Book Review: Roman Catholic Theology and Practice: An Evangelical Assessment


Roman Catholic Theology and Practice: An Evangelical Assessment

by Gregg R. Allison

Crossway, 2014, 496 pages

At a time when some Evangelical leaders are ignoring doctrinal distinctives in the interest of “Christian” unity, noted Evangelical theologian, Gregg R. Allison, gives us “Roman Catholic Theology and Practice: An Evangelical Assessment,” a clinical examination of the differences between Evangelicalism and Roman Catholicism.

Allison begins by outlining Rome’s two major theological constructs: the nature-grace interconnection which posits the concrete conferring of grace through nature (priests, sacraments, sacramentals, shrines, relics, etc.) and the Christ-Church interconnection whereby the Catholic church presents itself as the prolongation of the incarnation of Christ. Allison then examines Rome’s catechism, reviewing each major doctrine in light of the aforementioned constructs and how they compare to God’s Word and Evangelical theology. The author notes that Catholicism and Evangelicalism agree on many doctrinal issues but disagree on a myriad of others. Most importantly, Catholicism teaches salvation by sacramental grace and merit while Evangelicals profess salvation by the grace of God through faith in Jesus Christ alone. There is no bridge over this theological chasm despite the best efforts of some accommodating, doctrine-light Evangelicals.

This new book is a VERY welcome addition to the Evangelical-Catholic debate. Every Evangelical pastor who works with Catholics and ex-Catholics should own a copy. Many of the Protestant books about Catholicism written in the past were uncharitable and did not present Rome’s doctrines accurately. Allison’s tone leans toward the irenic almost to a fault but he’s also firm in his critique of Catholicism’s unbiblical and anti-biblical doctrines.

Unfortunately, Allison ends this book on a bit of a disappointing note. After spending the first 450 pages carefully analyzing Rome’s errors he avoids drawing any overall conclusions. Does he believe Rome is at its foundation a Christian church that happens to teach many doctrines not found in the Bible (see Norman Geisler) or does he believe Catholicism is an apostate church that turned from the Gospel of Jesus Christ to legalism and ritualism and that no person can be saved by adhering to its standard theology? After reading the first 450 pages the reader will definitely assume Allison’s position is the latter but, unfortunately, for reasons only he knows, he’s not willing to commit himself in a forthright summation and conclusion. Instead, the six-page final chapter offers Evangelicals advice on how to share the Gospel with Catholics. That criticism aside, this book is a timely and intelligent clarification of Catholic teaching for Evangelicals, some of whom are disturbingly too eager to embrace a “church” they actually know very little about.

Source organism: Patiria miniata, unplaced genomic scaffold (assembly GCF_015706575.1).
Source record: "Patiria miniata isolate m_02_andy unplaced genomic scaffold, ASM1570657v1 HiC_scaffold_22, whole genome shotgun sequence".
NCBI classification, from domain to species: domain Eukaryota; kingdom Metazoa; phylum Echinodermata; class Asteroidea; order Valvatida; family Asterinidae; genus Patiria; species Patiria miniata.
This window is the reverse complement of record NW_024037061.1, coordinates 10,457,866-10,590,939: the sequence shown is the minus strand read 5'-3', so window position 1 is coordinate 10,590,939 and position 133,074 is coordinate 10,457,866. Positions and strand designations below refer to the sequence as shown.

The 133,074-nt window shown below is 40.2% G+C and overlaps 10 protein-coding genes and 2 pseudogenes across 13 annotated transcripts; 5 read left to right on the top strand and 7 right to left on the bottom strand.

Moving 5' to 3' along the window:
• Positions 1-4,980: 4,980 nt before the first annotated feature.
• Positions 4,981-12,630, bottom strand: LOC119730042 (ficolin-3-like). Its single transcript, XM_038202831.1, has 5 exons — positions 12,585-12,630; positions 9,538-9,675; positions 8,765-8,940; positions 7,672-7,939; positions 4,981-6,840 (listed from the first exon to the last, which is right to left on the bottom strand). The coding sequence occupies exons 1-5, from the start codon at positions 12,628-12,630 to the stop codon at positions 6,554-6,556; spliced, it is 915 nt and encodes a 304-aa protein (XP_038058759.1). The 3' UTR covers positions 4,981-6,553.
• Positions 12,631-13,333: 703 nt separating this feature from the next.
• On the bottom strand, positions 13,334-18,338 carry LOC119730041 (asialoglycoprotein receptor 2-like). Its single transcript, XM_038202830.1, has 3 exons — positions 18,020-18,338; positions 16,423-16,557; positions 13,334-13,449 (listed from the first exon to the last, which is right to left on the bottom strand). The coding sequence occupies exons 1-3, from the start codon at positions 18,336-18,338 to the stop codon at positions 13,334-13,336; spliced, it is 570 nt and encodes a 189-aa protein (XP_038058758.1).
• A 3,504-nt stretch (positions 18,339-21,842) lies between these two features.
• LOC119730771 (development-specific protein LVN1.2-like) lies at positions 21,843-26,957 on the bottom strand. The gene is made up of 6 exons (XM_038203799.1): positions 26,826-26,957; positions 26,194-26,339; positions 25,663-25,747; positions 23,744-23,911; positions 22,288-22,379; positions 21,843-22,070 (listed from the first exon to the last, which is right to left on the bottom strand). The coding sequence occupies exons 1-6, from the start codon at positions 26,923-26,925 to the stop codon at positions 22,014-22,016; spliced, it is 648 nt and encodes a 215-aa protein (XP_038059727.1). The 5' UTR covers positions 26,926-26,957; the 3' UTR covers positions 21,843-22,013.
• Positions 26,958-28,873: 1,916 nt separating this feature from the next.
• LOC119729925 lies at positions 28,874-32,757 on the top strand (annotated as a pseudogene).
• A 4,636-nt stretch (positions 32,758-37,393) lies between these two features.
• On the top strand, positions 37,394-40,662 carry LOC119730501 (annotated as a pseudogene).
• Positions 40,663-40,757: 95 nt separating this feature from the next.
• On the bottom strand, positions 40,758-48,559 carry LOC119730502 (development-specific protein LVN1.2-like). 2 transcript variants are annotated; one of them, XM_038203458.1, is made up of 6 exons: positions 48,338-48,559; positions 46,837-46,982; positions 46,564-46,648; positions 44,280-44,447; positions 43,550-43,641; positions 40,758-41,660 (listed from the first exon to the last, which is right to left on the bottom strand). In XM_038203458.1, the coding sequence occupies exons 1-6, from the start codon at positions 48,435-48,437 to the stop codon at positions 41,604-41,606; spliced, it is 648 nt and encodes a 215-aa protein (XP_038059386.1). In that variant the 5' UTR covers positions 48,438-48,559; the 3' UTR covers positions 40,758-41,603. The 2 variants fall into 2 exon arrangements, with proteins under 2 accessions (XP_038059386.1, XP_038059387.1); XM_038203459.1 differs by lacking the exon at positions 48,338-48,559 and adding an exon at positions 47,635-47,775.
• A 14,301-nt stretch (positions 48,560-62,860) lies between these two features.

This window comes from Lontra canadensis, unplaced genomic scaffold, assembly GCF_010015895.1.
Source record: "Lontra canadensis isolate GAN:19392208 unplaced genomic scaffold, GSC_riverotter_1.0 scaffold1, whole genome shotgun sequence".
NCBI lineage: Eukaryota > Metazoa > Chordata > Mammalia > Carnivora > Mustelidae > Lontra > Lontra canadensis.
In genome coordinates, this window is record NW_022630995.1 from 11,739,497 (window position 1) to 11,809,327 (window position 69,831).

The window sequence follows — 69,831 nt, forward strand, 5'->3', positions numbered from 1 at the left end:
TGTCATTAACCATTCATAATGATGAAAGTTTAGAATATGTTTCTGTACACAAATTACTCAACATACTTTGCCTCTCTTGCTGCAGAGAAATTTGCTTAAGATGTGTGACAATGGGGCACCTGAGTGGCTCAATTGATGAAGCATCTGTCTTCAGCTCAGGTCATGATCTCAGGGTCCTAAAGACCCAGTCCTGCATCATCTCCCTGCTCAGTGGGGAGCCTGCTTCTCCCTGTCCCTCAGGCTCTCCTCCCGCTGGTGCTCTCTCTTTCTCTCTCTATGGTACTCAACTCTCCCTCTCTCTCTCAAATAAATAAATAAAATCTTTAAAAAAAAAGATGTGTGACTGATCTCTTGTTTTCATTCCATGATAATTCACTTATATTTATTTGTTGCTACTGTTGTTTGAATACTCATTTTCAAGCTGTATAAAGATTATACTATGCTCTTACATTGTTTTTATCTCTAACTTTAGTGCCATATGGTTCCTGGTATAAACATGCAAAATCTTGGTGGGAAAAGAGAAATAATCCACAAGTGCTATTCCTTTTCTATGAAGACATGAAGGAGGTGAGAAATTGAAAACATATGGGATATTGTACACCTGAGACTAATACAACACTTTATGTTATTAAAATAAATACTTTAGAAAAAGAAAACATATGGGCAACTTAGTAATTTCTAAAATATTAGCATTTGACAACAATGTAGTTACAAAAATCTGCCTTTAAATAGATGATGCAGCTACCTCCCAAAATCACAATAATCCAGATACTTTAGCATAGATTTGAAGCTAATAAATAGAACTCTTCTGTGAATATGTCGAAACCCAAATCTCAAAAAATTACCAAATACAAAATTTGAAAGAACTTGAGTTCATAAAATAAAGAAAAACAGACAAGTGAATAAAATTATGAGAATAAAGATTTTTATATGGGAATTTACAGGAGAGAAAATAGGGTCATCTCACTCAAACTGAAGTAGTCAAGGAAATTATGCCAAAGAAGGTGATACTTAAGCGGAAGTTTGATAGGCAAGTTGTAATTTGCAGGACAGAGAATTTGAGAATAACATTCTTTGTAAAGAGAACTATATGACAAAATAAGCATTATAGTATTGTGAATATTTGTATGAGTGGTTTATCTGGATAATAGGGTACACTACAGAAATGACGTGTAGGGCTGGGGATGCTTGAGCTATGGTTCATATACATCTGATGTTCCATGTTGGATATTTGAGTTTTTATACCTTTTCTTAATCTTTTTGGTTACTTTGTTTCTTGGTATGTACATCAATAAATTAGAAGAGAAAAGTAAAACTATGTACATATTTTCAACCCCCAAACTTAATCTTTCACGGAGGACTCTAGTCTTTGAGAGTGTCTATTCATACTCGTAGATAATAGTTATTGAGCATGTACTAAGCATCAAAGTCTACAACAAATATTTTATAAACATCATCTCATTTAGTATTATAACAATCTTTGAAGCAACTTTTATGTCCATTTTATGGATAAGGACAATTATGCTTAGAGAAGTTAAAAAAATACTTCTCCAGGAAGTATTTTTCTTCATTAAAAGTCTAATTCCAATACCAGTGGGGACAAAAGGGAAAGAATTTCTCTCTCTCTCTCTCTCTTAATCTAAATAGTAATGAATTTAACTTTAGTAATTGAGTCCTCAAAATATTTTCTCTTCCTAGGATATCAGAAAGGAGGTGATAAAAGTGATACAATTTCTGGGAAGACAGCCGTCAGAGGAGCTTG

Please note: This book is definitely on the academic side and wouldn’t appeal to a number of readers.

2 thoughts on “Book Review: Roman Catholic Theology and Practice: An Evangelical Assessment

  1. An interesting review of the current state of Evangelical Protestant ecclesiological understandings of the Church. I find it telling that it is seen fundamentally as a “discussion” and not a dialogue. What I must infer from your quotation marks over Christian Unity is that you do not consider Catholics to be Christians, and as regrettable as this position is it is your own opinion. We must work from where we are at, must we not? Unless, I fear, dialogue becomes a sincere process in Catholic and reformed tradition(s) then even this book and its review is futile, and I believe that this would be sad – as the dialogue is important. It would remain futile because the Church will maintain its position that Protestantism(s) are heresies (in the strict theological sense) and not “the Church” in the fullest sense without Communion with the Oecumenical See, and Protestantism(s) will continue to deny the Church its original title of “Christian.” Both sides of this schism lack charity. Thoughts?

    Liked by 1 person

  2. So my fundamental question is why didn’t the Apostle Paul or Jesus Christ take the same tact in addressing Judaism and simply list the differences with Christianity, ” carefully analyzing Rome’s errors he avoids drawing any overall conclusions”, and tell us all of the good and true things Judaism taught?


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